Do We Need Gamestop?
Gamestop is a target of much hate for gamers and studios alike in this day and age. The employees are usually notoriously dick-ish when it comes to pushing preorders or console warranties, and developers hate their sale of used games as the store makes a huge profit by selling a game again they’ve already sold once, while those who made it get nothing.
It’s the second part of that dynamic I want to talk about for a second, because as much as it pains the studio, used games are a big help for consumers. Even a brand new title purchased used is still 8-16% off the new price, and older titles sink even further in price.
But if Gamestop goes the way of Blockbuster, and succumbs to the digital age where everything is sent directly to your console, will consumers have any choice BUT to pay full price for games?
At first, the answer would seem to be no. If physical copies of games cease to exist (and within ten years I predict they will), then how does one buy one used? The consumer will be forced to pay full price for every title.
Or will they?
I think there’s a market here that has yet to be smashed open to any significant degree by anyone. Something Netflix, Redbox, Blockbuster and even Gamestop are circling, but no ones figured it out quite yet.
The demand for video game rental is huge. Far larger than anyone realizes. But unfortunately, because there is SO much demand, the supply for such a service is, for lack of a better term, complete shit.
The only real way to rent games now are through Blockbuster, which has about a 10% chance of having the game you want if it’s been released within the last two months, or GameFly, who will impress you greatly by giving you a few games in a timely fashion, but soon it will take weeks or months to get any title you want on the top of your queue.
There is a great need for a timely delivery rental system of games, be it through the mail or via direct download. Mail would be a tricky concept to execute, as Netflix’s “keep it as long as you want” philosophy wouldn’t work here. You’ll probably get around to watching a two hour movie in a week or so, but it’ll probably take you the better part of a month to put in 20-40 hours to beat certain video game titles. This would result in the same shortage that makes Blockbuster’s shelves empty or Gamefly’s lines long.
Rather, I believe in the future rentals should be done via download. If streaming gameplay becomes more of a reality (we’ll see if OnLive delivers), it could be done that way, with a time limit that a player must “insert coins” figuratively speaking if they’d like to keep playing.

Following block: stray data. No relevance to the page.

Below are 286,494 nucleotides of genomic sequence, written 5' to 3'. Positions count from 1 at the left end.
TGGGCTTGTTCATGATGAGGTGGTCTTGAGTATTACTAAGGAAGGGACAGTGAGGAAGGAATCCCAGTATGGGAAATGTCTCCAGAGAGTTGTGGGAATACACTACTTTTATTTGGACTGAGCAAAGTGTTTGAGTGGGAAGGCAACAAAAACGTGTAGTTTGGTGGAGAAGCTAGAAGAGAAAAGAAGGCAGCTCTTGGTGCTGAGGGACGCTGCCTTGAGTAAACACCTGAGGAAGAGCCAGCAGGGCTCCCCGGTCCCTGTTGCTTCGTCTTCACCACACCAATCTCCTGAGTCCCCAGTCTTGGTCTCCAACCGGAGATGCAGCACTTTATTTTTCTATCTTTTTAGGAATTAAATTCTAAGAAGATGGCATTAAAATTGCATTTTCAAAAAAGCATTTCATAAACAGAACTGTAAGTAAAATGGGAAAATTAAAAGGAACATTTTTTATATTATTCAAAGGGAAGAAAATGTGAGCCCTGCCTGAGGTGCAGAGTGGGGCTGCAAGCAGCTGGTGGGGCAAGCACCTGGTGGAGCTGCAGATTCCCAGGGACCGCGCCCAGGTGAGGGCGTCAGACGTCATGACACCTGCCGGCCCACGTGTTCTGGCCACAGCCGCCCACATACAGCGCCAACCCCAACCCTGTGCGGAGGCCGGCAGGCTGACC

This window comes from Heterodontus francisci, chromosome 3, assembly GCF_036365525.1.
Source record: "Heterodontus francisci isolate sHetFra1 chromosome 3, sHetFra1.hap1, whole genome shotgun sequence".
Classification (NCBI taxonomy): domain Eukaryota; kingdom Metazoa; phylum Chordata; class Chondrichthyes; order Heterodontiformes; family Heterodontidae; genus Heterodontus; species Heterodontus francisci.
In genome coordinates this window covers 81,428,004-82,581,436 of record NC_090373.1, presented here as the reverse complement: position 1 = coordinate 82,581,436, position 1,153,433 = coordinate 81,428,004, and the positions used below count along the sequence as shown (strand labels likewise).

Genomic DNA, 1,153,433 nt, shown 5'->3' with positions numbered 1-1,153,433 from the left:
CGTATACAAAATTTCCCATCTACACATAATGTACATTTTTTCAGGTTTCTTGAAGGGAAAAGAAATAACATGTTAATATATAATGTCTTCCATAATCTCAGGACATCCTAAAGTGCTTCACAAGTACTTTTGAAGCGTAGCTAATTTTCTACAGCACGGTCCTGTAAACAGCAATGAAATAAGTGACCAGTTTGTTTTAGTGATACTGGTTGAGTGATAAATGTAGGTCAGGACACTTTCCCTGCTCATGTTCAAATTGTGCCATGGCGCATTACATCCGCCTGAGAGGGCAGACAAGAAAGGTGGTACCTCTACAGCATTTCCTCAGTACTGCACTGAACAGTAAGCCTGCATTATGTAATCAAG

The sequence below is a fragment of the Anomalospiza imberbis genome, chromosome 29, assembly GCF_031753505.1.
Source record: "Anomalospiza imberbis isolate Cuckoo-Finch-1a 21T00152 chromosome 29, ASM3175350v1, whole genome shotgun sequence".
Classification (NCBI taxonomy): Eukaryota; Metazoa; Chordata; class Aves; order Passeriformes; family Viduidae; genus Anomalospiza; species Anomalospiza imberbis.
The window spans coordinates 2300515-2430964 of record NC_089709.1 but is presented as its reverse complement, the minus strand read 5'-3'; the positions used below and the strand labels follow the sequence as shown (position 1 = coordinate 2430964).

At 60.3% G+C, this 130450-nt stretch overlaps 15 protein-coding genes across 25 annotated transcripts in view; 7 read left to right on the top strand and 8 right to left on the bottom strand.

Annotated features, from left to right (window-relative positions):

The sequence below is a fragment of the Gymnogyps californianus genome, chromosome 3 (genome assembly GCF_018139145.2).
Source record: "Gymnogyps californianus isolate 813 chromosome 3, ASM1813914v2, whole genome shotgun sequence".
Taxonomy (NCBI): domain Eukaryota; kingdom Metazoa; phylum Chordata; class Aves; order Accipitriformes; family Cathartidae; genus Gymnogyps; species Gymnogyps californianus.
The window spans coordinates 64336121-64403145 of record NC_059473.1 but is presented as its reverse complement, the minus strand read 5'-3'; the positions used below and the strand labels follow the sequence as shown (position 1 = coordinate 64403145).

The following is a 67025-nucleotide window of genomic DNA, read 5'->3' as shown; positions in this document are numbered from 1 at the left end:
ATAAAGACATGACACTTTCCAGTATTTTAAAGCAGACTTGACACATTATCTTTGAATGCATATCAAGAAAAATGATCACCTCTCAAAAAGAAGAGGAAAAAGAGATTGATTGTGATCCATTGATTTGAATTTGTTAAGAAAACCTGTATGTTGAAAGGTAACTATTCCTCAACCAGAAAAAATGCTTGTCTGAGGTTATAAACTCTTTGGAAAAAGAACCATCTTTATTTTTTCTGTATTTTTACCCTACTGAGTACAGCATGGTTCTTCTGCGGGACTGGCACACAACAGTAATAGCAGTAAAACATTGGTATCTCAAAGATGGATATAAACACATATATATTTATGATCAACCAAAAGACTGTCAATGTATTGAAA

The other way to do it, is a kind of self-destructing download, where the game would sit on a player’s hard drive until the rental time period was up. This would seem to be the best solution, but once you start downloading games, piracy becomes an immediate concern. The console industry has avoided mass piracy successfully unlike the movie, TV and music industries because it requires so much more work to execute. You must download and burn games (an ordeal in itself) and then illegally modify your console, the result of which can mean your banishment from your system’s internet forever if you’re discovered, successfully turning your system into a $300 brick.
There isn’t an easy answer to this problem, but it is one that needs answering. The $60 price point for games that’s been unfairly established by a conglomerate of huge corporations is nothing short of price fixing, and there needs to be an alternative to that, whether it’s through used games (which we see currently) or rentals (a market that will hopefully continue to develop effectively).
So to answer my original question, do we need Gamestop? As the industry changes quickly, unless they capitalize on new distribution methods, the answer is no, we won’t, even if used games become a thing of the past. Soon people who still cling to the belief that they need a physical copy of something will be looked at as dinosaurs by the next generation. After the disc, there will be no new physical format, only files and bits of data. The sooner the industry and the public realizes this, the better.